A matter of the heart
Deutschlandfunk is a product of the Cold War. The station was supposed to send its “ether waves”, which Federal President Heinrich Lübke was still talking about when it was founded in 1962, over the wall and barbed wire. The first target area was the GDR. But DLF also had a European program right from the start, and I can well remember listening to the station in Poland in the late 1990s over the dull, murmuring long wave. Something like that naturally welds people together emotionally, and that’s why I’m happy to admit that I’ve been part of the (much too small) DLF fan club for a quarter of a century. Yes, it is an affair of the heart.
But even if I step back a few steps to gain some distance, it remains the same: For me, DLF’s European reporting is by far the best offer of its kind in the German-speaking world. And this does not only apply to the current information, analyzes and comments. Above all, the two regularly scheduled programs “Europe Today” and “Faces of Europe” open up panoramic views of the continent from Monday to Saturday with their interviews, features and reports that are hard to find anywhere else. It almost goes without saying that the DLF does not stop at the borders of the EU, but also looks at the Western Balkans, the post-Soviet region or Switzerland and Norway. So the British stayed with us even after Brexit.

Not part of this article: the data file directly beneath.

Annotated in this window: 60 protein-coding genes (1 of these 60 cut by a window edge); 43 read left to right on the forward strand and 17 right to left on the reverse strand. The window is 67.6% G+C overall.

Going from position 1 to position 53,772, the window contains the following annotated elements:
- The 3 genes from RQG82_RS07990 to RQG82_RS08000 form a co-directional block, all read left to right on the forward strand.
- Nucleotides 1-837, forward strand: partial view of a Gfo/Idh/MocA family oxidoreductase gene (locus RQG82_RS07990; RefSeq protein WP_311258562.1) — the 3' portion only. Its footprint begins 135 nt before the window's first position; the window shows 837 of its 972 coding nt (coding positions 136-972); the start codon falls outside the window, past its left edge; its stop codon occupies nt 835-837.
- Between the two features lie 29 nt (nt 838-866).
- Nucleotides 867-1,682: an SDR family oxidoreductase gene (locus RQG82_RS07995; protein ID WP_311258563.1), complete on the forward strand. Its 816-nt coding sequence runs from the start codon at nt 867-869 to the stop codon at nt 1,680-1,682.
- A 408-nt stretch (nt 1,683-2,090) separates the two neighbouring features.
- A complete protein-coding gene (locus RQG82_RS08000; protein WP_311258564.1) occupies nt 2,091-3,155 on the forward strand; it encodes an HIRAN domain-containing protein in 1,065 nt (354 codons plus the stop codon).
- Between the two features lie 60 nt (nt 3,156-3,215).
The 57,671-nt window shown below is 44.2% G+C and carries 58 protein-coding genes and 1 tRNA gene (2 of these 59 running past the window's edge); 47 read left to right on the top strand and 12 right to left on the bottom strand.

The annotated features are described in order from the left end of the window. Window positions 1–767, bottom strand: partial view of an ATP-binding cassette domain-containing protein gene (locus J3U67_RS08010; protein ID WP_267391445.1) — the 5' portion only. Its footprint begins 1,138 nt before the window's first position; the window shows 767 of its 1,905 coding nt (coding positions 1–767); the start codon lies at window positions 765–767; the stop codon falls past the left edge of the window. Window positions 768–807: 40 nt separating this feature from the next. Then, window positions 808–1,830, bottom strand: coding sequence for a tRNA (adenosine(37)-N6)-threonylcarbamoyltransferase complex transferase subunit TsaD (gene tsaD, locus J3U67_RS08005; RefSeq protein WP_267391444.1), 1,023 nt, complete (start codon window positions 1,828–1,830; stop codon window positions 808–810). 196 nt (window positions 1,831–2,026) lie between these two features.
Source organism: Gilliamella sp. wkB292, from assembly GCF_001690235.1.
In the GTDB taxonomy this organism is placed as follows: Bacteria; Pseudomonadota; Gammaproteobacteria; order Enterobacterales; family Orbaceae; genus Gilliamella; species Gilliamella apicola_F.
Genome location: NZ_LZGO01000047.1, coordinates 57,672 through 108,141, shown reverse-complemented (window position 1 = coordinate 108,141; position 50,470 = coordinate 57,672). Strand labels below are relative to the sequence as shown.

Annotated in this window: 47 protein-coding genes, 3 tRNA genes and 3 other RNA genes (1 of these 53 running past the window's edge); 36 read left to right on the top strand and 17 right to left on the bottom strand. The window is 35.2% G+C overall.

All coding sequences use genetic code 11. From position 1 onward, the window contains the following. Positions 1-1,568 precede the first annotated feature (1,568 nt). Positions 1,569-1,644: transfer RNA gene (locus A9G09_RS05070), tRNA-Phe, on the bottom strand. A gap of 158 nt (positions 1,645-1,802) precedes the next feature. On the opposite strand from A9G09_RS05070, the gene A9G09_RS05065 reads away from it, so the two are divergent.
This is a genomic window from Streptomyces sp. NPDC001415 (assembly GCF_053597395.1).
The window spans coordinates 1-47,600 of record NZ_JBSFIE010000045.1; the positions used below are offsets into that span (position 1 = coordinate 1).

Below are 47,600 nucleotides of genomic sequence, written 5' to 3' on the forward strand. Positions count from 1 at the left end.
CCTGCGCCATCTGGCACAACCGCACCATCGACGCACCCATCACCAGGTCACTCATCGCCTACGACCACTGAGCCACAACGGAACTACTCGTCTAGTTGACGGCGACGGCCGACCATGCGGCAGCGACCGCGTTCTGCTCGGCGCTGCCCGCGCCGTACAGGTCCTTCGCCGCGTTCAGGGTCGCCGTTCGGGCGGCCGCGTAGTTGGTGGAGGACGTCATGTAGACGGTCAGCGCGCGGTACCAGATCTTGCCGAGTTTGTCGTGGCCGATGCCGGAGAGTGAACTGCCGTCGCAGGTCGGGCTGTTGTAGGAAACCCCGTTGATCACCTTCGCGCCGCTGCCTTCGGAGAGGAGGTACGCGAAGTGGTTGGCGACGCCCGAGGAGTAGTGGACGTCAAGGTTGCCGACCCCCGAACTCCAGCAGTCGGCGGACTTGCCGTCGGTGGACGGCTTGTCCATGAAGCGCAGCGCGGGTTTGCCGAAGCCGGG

In the digital age, DLF’s entire range of European offerings can of course be accessed at any time on the website or via a media library app to listen to and usually also read later, most easily as a podcast subscription or RSS feed. The long wave, on the other hand, has been switched off for a few years, which I personally regret very much, because the noise made the room a sensual experience. But I console myself with the great content, for which I have to thank the great correspondents of the DLF.